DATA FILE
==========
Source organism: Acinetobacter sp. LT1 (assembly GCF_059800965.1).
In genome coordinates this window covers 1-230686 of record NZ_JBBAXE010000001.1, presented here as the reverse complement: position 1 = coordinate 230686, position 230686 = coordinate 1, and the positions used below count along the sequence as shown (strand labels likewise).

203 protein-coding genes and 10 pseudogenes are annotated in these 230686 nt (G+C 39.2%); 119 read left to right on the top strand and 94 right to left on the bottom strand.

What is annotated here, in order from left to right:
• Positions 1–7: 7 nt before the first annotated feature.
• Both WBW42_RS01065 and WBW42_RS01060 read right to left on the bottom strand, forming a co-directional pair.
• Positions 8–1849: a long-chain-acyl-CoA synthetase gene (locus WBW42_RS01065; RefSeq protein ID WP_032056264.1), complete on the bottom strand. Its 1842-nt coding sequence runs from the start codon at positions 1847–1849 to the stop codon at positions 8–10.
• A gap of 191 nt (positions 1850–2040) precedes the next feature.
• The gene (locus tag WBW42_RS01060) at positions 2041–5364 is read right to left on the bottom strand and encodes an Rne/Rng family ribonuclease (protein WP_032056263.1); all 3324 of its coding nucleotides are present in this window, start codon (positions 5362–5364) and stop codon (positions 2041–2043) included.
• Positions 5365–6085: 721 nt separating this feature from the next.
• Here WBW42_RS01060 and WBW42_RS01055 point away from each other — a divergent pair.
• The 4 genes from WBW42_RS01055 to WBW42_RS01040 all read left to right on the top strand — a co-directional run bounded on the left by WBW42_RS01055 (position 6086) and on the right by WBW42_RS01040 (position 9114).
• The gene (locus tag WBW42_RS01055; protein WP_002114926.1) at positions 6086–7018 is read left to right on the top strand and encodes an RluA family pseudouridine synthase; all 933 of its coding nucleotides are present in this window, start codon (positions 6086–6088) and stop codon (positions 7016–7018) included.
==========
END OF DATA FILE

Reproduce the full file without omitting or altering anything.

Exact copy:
Source organism: Acinetobacter sp. LT1 (assembly GCF_059800965.1).
In genome coordinates this window covers 1-230686 of record NZ_JBBAXE010000001.1, presented here as the reverse complement: position 1 = coordinate 230686, position 230686 = coordinate 1, and the positions used below count along the sequence as shown (strand labels likewise).

203 protein-coding genes and 10 pseudogenes are annotated in these 230686 nt (G+C 39.2%); 119 read left to right on the top strand and 94 right to left on the bottom strand.

What is annotated here, in order from left to right:
• Positions 1–7: 7 nt before the first annotated feature.
• Both WBW42_RS01065 and WBW42_RS01060 read right to left on the bottom strand, forming a co-directional pair.
• Positions 8–1849: a long-chain-acyl-CoA synthetase gene (locus WBW42_RS01065; RefSeq protein ID WP_032056264.1), complete on the bottom strand. Its 1842-nt coding sequence runs from the start codon at positions 1847–1849 to the stop codon at positions 8–10.
• A gap of 191 nt (positions 1850–2040) precedes the next feature.
• The gene (locus tag WBW42_RS01060) at positions 2041–5364 is read right to left on the bottom strand and encodes an Rne/Rng family ribonuclease (protein WP_032056263.1); all 3324 of its coding nucleotides are present in this window, start codon (positions 5362–5364) and stop codon (positions 2041–2043) included.
• Positions 5365–6085: 721 nt separating this feature from the next.
• Here WBW42_RS01060 and WBW42_RS01055 point away from each other — a divergent pair.
• The 4 genes from WBW42_RS01055 to WBW42_RS01040 all read left to right on the top strand — a co-directional run bounded on the left by WBW42_RS01055 (position 6086) and on the right by WBW42_RS01040 (position 9114).
• The gene (locus tag WBW42_RS01055; protein WP_002114926.1) at positions 6086–7018 is read left to right on the top strand and encodes an RluA family pseudouridine synthase; all 933 of its coding nucleotides are present in this window, start codon (positions 6086–6088) and stop codon (positions 7016–7018) included.